The hormone estrogen (E2) binds the estrogen receptor to promote transcription of E2-responsive genes in the breast and other tissues. E2 also has links to genomic instability, and elevated E2 levels are tied to breast cancer. Here, we show that E2 stimulation causes a rapid, global increase in the formation of R-loops, co-transcriptional RNA-DNA products, which in some instances have been linked to DNA damage. We show that E2-dependent R-loop formation and breast cancer rearrangements are highly enriched at E2-responsive genomic loci and that E2 induces DNA replication-dependent double-strand breaks (DSBs). Strikingly, many DSBs that accumulate in response to E2 are R-loop dependent. Thus, R-loops resulting from the E2 transcriptional response are a significant source of DNA damage. This work reveals a novel mechanism by which E2 stimulation leads to genomic instability and highlights how transcriptional programs play an important role in shaping the genomic landscape of DNA damage susceptibility.https://doi.org/10.7554/eLife.17548.001
The hormone estrogen controls the development of breast tissue. However too much estrogen can damage the DNA in human cells and may be linked to an increased risk of breast cancer. In breast cells, estrogen activates many genes via a process called transcription. The transcription process results in the production of an RNA molecule that contains a copy of the instructions encoded within the gene.
Previous studies have found that, in certain cases, a new RNA molecule can stick to the matching DNA from which it was made. This creates a structure known as an R-loop, which can lead the DNA to break. DNA breaks are particularly harmful because they can dramatically alter the cell’s genome in ways that allow it to become cancerous. However, it was not clear if the large increase in transcription triggered by estrogen causes an increase in R-loops, which could help to explain the DNA damage that has been reported to occur when cells are treated with estrogen.
Now, Stork et al. show that treating human breast cancer cells with estrogen causes an increase in R-loops and DNA breaks. The R-loops occurred particularly in regions of the genome that contain estrogen-activated genes. Stork et al. also found that regions of estrogen-activated transcription were more frequently mutated in breast cancers, and further experiments confirmed that the R-loops were responsible for many of the DNA breaks that occurred following estrogen treatment. Taken together, these findings demonstrate that the changes in transcription due to estrogen lead to increased R-loops and DNA breaks, which may make the cells vulnerable to becoming cancerous.
The next challenge is to determine precisely where these DNA breaks that result from estrogen occur on the DNA. Knowing the location of the DNA breaks will be useful in determining what additional factors or genomic features make an R-loop more prone to being broken. This in turn might help explain how the R-loops lead to DNA damage. In addition, further studies are also needed to determine if tumor samples from breast cancer patients also contain increased levels of R-loops.https://doi.org/10.7554/eLife.17548.002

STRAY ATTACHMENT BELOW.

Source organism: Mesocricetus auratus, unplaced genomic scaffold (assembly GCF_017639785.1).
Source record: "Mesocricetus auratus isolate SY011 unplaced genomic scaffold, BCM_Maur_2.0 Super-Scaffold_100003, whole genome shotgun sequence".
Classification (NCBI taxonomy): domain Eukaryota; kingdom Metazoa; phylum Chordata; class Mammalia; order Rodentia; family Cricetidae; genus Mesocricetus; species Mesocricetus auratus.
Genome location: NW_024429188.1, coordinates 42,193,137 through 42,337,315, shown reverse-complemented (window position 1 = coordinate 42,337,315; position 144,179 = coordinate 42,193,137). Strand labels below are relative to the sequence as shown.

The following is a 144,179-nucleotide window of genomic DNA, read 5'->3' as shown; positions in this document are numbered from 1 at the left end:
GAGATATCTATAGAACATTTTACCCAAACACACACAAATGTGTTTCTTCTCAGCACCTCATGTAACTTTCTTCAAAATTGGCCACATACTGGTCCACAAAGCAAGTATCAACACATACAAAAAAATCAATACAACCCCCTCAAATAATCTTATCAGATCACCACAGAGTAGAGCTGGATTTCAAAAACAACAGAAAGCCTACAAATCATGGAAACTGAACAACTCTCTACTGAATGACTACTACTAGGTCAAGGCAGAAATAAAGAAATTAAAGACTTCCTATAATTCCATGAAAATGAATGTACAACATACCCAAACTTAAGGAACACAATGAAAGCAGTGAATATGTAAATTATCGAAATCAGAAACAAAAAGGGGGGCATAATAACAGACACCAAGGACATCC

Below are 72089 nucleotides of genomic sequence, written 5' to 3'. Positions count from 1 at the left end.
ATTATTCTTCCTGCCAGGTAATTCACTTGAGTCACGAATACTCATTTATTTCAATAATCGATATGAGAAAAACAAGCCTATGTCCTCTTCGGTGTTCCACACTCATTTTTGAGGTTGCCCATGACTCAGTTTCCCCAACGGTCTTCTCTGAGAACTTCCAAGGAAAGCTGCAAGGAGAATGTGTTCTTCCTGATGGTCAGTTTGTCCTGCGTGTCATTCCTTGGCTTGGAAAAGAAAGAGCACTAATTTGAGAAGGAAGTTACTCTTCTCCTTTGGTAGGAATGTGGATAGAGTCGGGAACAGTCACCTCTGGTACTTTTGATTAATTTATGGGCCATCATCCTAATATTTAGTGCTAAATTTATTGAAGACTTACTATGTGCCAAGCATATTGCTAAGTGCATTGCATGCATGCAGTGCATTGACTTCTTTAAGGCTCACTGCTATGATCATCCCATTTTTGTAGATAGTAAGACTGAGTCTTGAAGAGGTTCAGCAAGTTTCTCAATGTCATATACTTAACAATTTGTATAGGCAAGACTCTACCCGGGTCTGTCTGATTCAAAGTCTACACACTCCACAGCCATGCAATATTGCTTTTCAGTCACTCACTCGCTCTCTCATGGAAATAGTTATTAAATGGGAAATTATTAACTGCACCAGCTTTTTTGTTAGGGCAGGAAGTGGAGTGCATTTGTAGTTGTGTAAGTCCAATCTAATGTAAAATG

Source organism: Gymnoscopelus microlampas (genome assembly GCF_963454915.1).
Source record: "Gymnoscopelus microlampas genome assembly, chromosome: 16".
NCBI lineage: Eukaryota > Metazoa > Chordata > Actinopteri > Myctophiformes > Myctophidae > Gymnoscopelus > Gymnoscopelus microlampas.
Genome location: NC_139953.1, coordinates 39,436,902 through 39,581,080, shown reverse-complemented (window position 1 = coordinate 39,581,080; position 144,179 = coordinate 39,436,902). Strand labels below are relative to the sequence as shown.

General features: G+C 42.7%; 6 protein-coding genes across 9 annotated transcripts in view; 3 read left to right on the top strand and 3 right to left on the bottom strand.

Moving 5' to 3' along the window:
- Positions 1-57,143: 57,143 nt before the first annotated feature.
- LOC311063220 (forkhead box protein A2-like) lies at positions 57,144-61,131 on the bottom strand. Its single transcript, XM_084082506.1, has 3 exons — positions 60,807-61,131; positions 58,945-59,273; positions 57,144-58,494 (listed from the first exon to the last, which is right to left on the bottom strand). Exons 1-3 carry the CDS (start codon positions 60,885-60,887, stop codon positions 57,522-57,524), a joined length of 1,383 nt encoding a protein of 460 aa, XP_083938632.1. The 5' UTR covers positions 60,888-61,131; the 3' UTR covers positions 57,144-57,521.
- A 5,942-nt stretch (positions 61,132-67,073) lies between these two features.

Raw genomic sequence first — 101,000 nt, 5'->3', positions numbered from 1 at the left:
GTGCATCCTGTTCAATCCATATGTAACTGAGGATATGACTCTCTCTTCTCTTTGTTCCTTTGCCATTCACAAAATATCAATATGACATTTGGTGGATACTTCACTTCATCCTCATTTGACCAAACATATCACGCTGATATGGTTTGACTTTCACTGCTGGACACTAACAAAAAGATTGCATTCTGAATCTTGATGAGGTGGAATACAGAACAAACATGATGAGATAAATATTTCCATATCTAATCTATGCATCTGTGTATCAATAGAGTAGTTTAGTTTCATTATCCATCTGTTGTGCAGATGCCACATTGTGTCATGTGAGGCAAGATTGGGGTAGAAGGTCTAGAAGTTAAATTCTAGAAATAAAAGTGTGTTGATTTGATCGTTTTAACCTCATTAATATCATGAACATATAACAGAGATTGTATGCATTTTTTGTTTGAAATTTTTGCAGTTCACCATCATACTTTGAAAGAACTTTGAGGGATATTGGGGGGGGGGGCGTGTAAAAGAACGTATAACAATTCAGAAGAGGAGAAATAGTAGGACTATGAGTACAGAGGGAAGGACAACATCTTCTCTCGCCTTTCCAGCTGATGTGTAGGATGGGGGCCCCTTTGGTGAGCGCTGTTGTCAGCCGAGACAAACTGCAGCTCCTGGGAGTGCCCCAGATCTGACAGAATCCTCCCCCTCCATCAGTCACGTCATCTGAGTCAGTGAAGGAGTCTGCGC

The hormone estrogen (E2, 17β-estradiol) is essential for the development and function of mammary tissue (Bieche et al., 2001), stimulating a transcriptional program that drives breast cell proliferation. Paradoxically, E2 exposure is also associated with an elevated risk of breast carcinogenesis (Liehr, 2000; Yager and Davidson, 2006). Specifically, higher E2 serum concentrations and longer lifetime E2 exposure are both positively correlated with an increased incidence of sporadic breast cancer (Clemons and Goss, 2001; Colditz, 1998; Hilakivi-Clarke et al., 2002). Breast cancers exhibit a large number of chromosomal abnormalities, including mutations and copy number alterations (Nik-Zainal et al., 2016). Moreover, E2 leads to DNA damage in breast epithelial cells that express the estrogen receptor (ER) (Liehr, 2000; Williamson and Lees-Miller, 2011), and in rat models, E2 stimulation is causally linked to chromosome instability and aneuploidy (Li et al., 2004). Despite strong links between estrogen and genomic instability, the molecular mechanism by which E2 causes this instability in breast cancer is unclear.
Functionally, E2 is a key transcriptional regulator that governs the expression of thousands of genes in breast cells (Cheung and Kraus, 2010; Hah et al., 2011) through its association with the nuclear hormone receptors ER-α and ER-β. Upon translocation into the nucleus, the E2-ER complex binds to estrogen-response elements or to other transcription factors, thus altering gene expression (Marino et al., 2006). Among the genes induced by E2 are a number that are important for cell proliferation (Gong et al., 2014). Thus, one proposed model to explain E2-induced genome instability is that the uncontrolled proliferation driven by deregulation of genes such as Cyclin D1 causes replication stress and DNA damage (Caldon, 2014; Halazonetis et al., 2008). However, another relatively unexplored hypothesis is that the dramatic increase in transcription itself contributes to E2-induced DNA damage.